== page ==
Changing of the (Life) Guard

by Lance Corporal of Horse R A Darty, The Life Guards


would like to describe a tumultuous period in my life, making the decision to transfer from the Corps of Royal Engineers to The Life Guards. It all started when I gained an assignment order to D Squadron HCR in October 2014. As the only Engineer in D Squadron at the time, and there being no support troop then, I found myself in 5 (Guided Weapons) Troop, and hit the ground running to learn as fast as I could. What on earth did I as an engineer know about javelin ? Nothing, absolutely nothing. My time in 5 Troop didn’t last long as Sgt Tyrie was soon posted in so we could wear our day sacks around camp and constantly say we were on Engineer business, which I can tell you is very important business. All engineer business is conducted in the NAAFI with brews. With the formation of Support Troop we started training for CT2 CATT and BATUS; we also took the Troop to Gibraltar Barracks the home of the Fella, and to Tidworth to learn how to build bridges and conduct basic engineering tasks for our future deployment on Exercise PRAIRIE STORM 4. It was during these

dark days of bridging and combat engineering, and also acting as the lead call sign in support troop that I had a conversation with my wife about actually staying in Windsor as I was actually enjoying it; and for the first time in a long time we were both happy. I jokingly broached the subject with a few people at work to see what the reaction would be and if it we possible, most responses consisted of either being laughed at or “are you mad”. So I eventually just went and asked the Careers Management Officer what the score would be if I wanted to transfer. The conversation went something like: Me: Sir I actually like it here in Windsor CMO: Well that’s good then Me: Yeah I like it here, I like that you guys don’t move around so much CMO: Oh yeah ME: Yeah I really like that CMO: Yeah Me: Yeah I’d like to stay CMO: Oh well we can try and put in for an extension ME: Well that’s not what I meant I’d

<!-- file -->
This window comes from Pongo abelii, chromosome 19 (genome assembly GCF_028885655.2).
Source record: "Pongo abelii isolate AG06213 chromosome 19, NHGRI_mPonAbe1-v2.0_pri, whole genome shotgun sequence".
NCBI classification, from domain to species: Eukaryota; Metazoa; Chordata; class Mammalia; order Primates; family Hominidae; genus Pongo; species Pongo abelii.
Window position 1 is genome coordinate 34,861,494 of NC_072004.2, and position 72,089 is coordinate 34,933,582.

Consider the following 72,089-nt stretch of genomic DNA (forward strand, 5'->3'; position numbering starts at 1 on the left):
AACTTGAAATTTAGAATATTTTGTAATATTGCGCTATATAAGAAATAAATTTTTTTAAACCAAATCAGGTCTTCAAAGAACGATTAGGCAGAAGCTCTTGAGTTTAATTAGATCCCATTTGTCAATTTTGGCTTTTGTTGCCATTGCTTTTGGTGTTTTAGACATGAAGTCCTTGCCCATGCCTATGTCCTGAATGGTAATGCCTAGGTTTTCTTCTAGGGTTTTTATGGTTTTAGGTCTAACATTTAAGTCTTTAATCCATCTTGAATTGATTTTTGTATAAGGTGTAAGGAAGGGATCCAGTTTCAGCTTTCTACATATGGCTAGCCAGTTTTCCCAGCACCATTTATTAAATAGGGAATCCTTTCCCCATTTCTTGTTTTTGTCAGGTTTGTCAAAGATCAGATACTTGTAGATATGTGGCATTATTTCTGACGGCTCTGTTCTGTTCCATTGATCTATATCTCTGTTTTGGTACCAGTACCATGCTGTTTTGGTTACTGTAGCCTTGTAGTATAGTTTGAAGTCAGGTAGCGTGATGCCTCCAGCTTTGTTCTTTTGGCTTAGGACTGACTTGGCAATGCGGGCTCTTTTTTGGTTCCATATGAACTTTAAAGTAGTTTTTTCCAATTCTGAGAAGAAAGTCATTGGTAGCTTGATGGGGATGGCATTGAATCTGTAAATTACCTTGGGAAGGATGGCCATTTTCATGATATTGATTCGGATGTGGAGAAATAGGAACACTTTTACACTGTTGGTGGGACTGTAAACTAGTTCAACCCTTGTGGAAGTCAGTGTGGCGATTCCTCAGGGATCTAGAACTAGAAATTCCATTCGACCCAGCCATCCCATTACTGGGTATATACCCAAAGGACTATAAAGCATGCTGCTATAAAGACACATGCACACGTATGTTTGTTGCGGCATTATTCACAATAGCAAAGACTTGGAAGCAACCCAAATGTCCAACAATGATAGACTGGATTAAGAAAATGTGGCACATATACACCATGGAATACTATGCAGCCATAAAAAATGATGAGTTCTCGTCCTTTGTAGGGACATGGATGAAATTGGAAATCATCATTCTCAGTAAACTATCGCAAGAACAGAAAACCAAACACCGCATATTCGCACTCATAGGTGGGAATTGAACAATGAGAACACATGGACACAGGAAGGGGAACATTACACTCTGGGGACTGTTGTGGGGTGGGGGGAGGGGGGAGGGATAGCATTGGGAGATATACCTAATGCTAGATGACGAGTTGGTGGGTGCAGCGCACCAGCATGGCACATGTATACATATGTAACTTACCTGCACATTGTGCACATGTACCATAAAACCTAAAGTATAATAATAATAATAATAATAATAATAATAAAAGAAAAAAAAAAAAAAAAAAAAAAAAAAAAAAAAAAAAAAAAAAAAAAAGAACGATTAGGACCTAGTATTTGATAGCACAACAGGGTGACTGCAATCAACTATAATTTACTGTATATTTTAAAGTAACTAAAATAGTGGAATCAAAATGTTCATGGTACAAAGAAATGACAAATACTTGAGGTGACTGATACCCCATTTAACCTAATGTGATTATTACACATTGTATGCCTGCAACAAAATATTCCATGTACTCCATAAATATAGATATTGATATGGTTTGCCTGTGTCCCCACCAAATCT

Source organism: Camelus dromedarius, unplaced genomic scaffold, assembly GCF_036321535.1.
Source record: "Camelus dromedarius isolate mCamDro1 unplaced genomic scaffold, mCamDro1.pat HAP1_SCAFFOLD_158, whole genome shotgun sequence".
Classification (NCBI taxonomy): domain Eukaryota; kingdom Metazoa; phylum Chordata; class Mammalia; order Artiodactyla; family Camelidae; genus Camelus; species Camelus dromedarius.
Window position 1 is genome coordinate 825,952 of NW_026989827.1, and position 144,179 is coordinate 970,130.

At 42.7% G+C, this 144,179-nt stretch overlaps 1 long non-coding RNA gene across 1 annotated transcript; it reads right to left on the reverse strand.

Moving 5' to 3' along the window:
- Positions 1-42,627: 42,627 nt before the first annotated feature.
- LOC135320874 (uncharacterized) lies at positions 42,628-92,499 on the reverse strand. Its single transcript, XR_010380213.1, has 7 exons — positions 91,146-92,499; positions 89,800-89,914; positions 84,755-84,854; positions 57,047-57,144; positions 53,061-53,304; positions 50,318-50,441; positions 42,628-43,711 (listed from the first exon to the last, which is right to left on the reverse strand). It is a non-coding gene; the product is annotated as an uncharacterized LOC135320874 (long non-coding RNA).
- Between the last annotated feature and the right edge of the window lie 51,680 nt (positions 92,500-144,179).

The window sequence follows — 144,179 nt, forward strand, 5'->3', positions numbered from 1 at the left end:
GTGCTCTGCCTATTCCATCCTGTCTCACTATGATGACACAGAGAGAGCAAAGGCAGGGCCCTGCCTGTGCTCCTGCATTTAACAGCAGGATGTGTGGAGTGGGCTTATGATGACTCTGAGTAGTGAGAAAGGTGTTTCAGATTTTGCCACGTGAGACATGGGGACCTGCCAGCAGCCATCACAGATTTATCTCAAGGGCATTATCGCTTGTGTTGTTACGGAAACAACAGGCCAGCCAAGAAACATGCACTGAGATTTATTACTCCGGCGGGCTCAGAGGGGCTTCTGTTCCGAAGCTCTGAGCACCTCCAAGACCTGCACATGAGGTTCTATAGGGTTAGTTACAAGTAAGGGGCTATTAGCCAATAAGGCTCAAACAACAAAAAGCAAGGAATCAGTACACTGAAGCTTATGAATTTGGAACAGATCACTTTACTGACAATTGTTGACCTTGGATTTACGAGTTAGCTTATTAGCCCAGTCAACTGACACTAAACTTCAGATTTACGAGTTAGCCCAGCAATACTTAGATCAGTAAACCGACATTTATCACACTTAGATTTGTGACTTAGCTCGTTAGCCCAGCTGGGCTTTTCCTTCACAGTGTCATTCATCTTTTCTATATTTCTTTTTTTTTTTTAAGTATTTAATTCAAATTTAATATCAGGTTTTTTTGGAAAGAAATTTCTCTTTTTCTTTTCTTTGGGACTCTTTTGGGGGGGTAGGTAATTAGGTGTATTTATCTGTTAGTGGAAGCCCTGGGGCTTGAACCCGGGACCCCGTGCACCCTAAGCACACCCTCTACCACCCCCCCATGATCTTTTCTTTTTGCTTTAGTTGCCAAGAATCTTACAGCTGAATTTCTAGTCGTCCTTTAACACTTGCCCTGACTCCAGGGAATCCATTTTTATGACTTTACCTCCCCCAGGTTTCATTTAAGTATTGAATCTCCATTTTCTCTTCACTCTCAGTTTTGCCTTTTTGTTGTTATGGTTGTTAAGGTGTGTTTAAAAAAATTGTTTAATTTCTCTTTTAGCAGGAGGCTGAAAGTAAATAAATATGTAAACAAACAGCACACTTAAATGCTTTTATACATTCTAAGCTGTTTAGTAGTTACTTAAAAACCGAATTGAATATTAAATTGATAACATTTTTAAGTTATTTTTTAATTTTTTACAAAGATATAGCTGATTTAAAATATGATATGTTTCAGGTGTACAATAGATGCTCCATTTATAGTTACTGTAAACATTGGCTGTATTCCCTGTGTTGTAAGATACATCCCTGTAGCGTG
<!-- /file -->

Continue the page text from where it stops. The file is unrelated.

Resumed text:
like to stay properly, you know transfer over CMO: ................................... This was all before leave just before we deployed to BATUS. I wrote a letter stating why I wanted to make the jump and how much I would be a valuable member to the HCR and completed all the relevant paper work and handed it in before flying to Canada; that is when I started telling people and the other engineers too of my decision. There is something I need to say about BATUS that tickled me. We had an RE Sgt as our safety staff; his C/S was 6E and he followed us and mentored us in Support Troop. For the first week or so he was very chatty and brought us treats now and then: by us I mean engineers. Someone decided to tell him that I am in the process of transferring. 6E never spoke to me again! Upon return from BATUS I found out that come 11th January 2016 I would be an engineer no more, from that day on I shall be a Life Guard. Brick hanging 2015 was the de-Engi-

Household Cavalry Regiment ■ 21

Household Cavalry Journal 2016  
Household Cavalry Journal 2016